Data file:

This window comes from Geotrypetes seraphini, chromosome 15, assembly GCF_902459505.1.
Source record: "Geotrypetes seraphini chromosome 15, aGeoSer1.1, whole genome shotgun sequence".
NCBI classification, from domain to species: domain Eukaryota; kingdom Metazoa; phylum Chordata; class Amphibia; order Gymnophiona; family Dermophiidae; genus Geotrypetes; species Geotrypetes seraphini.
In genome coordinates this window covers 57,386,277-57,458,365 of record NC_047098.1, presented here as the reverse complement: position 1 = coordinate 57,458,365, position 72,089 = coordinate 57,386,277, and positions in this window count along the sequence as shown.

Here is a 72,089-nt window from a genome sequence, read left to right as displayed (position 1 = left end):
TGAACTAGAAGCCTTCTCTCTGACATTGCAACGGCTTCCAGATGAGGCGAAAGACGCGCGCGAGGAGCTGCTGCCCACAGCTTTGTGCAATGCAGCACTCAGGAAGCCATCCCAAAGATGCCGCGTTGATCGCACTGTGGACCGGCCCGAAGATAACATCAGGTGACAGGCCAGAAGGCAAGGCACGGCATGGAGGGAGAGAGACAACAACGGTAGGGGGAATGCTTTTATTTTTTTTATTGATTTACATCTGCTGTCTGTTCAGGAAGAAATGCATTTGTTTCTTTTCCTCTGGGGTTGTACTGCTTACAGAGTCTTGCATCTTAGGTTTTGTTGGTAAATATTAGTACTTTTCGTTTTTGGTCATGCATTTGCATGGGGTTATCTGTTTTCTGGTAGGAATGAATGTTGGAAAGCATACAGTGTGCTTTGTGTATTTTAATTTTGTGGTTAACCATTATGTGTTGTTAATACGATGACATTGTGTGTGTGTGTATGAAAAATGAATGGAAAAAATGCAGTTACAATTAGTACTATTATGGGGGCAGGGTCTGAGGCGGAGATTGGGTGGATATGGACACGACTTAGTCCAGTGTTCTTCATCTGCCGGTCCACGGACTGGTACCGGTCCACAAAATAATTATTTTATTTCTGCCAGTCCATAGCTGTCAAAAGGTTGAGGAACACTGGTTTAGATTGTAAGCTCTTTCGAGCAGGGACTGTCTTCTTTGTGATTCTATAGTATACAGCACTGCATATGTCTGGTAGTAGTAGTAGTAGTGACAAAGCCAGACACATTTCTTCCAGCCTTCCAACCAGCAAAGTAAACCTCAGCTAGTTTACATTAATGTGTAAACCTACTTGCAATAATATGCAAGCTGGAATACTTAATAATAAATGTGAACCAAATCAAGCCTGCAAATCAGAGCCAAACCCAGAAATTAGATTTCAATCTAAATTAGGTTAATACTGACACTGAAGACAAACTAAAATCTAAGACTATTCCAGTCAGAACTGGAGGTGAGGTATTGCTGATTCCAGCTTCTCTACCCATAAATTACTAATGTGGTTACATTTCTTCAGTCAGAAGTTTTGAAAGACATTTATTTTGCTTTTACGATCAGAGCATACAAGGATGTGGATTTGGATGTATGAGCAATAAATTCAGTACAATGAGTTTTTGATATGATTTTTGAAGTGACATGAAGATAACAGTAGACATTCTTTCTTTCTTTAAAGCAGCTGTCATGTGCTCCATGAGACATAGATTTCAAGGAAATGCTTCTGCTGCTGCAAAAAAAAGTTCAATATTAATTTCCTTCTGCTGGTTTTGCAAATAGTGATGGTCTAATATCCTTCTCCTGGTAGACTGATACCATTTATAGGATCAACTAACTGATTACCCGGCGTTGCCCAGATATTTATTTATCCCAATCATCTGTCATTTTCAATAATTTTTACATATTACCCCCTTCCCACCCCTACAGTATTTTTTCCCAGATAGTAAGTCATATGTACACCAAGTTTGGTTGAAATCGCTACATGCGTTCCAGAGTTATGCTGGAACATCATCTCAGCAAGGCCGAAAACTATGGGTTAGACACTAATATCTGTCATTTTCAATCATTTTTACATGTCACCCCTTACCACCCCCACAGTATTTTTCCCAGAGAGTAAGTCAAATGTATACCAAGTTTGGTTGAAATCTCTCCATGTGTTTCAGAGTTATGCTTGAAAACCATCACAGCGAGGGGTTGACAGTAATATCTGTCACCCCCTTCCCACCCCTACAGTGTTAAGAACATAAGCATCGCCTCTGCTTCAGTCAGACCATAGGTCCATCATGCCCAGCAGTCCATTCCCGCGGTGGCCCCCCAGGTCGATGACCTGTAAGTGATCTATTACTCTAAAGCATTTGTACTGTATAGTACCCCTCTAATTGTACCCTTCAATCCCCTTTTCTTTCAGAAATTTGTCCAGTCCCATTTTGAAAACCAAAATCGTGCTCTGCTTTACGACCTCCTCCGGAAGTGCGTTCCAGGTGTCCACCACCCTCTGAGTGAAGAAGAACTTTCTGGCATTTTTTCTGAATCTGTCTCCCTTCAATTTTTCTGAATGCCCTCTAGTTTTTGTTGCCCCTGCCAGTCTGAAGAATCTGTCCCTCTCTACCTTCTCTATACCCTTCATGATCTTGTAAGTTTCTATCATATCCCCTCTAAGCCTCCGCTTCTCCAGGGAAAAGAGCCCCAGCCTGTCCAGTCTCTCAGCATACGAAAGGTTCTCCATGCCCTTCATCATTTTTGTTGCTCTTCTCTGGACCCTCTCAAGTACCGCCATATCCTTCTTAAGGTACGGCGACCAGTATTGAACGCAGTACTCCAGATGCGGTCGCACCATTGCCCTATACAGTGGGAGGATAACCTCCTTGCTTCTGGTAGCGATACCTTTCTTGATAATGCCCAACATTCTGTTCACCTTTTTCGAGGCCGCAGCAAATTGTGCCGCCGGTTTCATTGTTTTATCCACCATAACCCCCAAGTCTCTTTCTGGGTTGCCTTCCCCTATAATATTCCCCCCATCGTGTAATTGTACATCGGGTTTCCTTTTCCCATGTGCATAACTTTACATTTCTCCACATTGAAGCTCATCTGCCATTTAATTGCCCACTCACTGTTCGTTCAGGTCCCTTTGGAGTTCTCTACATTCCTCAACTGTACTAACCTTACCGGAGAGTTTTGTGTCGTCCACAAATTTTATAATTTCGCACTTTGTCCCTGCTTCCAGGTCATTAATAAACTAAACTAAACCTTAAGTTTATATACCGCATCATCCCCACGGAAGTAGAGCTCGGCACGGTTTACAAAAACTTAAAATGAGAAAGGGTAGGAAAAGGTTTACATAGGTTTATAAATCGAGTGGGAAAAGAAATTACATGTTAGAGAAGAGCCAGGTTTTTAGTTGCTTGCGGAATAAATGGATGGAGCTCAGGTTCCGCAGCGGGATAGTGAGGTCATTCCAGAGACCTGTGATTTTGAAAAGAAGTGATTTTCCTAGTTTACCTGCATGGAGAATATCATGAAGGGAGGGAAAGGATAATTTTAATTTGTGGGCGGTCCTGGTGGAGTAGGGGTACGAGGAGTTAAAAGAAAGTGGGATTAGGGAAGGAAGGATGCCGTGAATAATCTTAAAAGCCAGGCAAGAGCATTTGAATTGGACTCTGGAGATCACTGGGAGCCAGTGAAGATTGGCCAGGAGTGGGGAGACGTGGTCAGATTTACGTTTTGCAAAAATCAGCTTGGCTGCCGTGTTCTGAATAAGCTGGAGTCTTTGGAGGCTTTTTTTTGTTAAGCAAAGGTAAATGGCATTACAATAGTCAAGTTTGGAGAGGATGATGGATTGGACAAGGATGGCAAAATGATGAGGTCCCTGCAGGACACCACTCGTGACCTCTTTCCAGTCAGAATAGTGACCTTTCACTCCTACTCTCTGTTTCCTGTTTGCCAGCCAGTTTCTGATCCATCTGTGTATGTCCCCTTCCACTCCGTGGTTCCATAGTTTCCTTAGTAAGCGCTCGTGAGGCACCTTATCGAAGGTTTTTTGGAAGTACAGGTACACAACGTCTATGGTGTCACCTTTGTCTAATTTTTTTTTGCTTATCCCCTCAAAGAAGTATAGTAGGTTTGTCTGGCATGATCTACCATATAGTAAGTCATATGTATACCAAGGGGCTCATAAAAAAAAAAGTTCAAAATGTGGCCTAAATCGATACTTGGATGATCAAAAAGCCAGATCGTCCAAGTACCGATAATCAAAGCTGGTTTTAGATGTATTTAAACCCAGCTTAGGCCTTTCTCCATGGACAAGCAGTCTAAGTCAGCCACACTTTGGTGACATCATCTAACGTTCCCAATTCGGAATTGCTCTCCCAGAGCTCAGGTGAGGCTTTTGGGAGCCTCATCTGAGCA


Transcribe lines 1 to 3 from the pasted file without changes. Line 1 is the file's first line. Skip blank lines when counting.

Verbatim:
This window comes from Geotrypetes seraphini, chromosome 15, assembly GCF_902459505.1.
Source record: "Geotrypetes seraphini chromosome 15, aGeoSer1.1, whole genome shotgun sequence".
NCBI classification, from domain to species: domain Eukaryota; kingdom Metazoa; phylum Chordata; class Amphibia; order Gymnophiona; family Dermophiidae; genus Geotrypetes; species Geotrypetes seraphini.